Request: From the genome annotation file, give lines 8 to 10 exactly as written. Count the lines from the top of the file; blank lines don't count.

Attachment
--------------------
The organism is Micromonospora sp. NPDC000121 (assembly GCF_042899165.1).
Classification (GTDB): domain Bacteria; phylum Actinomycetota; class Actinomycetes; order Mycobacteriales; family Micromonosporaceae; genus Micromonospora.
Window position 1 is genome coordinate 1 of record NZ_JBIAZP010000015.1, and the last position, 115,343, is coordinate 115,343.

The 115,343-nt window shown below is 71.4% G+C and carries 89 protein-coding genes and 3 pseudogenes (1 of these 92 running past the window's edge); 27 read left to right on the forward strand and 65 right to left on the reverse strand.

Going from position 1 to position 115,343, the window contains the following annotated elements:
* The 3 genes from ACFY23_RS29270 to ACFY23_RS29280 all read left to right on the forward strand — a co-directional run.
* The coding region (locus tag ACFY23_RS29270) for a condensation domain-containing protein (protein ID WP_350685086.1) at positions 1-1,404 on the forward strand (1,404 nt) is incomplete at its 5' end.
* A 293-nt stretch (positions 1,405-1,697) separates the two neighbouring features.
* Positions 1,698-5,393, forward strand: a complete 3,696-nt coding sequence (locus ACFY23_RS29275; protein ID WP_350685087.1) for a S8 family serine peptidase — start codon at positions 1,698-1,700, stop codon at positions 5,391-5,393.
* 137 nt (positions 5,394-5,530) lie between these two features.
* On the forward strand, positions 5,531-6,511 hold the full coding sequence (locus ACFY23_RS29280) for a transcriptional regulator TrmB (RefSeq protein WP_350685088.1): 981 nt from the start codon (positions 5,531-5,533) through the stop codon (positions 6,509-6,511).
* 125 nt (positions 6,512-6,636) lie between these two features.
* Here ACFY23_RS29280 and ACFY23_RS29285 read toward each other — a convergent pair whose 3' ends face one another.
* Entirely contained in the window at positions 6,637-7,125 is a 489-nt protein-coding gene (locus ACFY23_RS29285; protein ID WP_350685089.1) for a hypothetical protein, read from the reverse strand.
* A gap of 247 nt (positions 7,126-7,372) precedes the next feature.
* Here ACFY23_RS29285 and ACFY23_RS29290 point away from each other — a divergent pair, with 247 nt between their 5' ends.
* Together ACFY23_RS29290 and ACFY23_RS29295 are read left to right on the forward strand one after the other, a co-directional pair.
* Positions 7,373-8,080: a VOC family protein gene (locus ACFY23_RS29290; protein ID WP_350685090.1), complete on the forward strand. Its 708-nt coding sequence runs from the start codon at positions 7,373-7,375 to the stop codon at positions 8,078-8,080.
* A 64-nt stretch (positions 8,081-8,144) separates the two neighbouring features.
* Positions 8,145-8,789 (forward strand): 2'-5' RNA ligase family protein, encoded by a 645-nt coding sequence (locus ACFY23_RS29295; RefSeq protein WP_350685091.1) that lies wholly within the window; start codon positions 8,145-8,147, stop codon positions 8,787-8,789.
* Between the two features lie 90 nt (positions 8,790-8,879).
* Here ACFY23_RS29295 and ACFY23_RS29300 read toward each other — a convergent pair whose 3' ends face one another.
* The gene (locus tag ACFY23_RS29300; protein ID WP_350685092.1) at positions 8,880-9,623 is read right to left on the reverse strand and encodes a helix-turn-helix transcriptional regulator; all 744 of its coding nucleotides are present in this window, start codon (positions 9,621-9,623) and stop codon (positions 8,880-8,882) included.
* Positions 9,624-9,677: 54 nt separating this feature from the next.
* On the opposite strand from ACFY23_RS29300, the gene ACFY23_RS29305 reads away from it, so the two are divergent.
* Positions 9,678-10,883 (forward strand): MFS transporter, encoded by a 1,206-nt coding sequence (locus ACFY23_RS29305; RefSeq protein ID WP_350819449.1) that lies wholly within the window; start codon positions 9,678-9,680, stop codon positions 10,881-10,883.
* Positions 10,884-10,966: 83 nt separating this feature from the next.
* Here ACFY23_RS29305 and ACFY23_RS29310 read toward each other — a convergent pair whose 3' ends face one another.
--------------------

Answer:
* A 293-nt stretch (positions 1,405-1,697) separates the two neighbouring features.
* Positions 1,698-5,393, forward strand: a complete 3,696-nt coding sequence (locus ACFY23_RS29275; protein ID WP_350685087.1) for a S8 family serine peptidase — start codon at positions 1,698-1,700, stop codon at positions 5,391-5,393.
* 137 nt (positions 5,394-5,530) lie between these two features.